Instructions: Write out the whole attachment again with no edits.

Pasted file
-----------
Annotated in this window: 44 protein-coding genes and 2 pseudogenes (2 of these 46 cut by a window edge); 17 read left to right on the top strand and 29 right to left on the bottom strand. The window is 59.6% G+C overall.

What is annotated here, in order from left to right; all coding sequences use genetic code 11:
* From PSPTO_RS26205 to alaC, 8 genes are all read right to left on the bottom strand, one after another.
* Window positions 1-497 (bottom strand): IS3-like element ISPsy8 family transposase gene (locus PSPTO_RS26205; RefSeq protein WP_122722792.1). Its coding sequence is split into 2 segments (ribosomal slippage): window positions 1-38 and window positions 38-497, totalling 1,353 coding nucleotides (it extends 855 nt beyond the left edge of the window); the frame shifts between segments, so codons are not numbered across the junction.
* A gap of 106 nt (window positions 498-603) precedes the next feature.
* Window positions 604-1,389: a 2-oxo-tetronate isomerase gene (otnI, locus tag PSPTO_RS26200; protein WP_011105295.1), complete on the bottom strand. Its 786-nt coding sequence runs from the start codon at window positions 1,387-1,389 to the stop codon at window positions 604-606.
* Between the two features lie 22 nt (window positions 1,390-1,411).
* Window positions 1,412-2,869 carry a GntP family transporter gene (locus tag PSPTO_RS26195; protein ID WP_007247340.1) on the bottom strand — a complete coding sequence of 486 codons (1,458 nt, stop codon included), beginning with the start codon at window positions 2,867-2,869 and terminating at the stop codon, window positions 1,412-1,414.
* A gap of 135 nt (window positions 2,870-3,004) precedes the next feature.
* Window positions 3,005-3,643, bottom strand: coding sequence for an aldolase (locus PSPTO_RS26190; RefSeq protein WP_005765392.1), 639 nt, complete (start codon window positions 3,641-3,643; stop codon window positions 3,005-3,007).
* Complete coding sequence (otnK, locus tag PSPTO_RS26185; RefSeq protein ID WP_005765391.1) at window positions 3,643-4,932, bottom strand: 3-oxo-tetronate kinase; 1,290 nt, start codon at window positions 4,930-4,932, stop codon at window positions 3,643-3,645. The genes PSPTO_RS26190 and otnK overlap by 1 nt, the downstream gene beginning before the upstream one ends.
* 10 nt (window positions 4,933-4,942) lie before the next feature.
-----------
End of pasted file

Annotated in this window: 44 protein-coding genes and 2 pseudogenes (2 of these 46 cut by a window edge); 17 read left to right on the top strand and 29 right to left on the bottom strand. The window is 59.6% G+C overall.

What is annotated here, in order from left to right; all coding sequences use genetic code 11:
* From PSPTO_RS26205 to alaC, 8 genes are all read right to left on the bottom strand, one after another.
* Window positions 1-497 (bottom strand): IS3-like element ISPsy8 family transposase gene (locus PSPTO_RS26205; RefSeq protein WP_122722792.1). Its coding sequence is split into 2 segments (ribosomal slippage): window positions 1-38 and window positions 38-497, totalling 1,353 coding nucleotides (it extends 855 nt beyond the left edge of the window); the frame shifts between segments, so codons are not numbered across the junction.
* A gap of 106 nt (window positions 498-603) precedes the next feature.
* Window positions 604-1,389: a 2-oxo-tetronate isomerase gene (otnI, locus tag PSPTO_RS26200; protein WP_011105295.1), complete on the bottom strand. Its 786-nt coding sequence runs from the start codon at window positions 1,387-1,389 to the stop codon at window positions 604-606.
* Between the two features lie 22 nt (window positions 1,390-1,411).
* Window positions 1,412-2,869 carry a GntP family transporter gene (locus tag PSPTO_RS26195; protein ID WP_007247340.1) on the bottom strand — a complete coding sequence of 486 codons (1,458 nt, stop codon included), beginning with the start codon at window positions 2,867-2,869 and terminating at the stop codon, window positions 1,412-1,414.
* A gap of 135 nt (window positions 2,870-3,004) precedes the next feature.
* Window positions 3,005-3,643, bottom strand: coding sequence for an aldolase (locus PSPTO_RS26190; RefSeq protein WP_005765392.1), 639 nt, complete (start codon window positions 3,641-3,643; stop codon window positions 3,005-3,007).
* Complete coding sequence (otnK, locus tag PSPTO_RS26185; RefSeq protein ID WP_005765391.1) at window positions 3,643-4,932, bottom strand: 3-oxo-tetronate kinase; 1,290 nt, start codon at window positions 4,930-4,932, stop codon at window positions 3,643-3,645. The genes PSPTO_RS26190 and otnK overlap by 1 nt, the downstream gene beginning before the upstream one ends.
* 10 nt (window positions 4,933-4,942) lie before the next feature.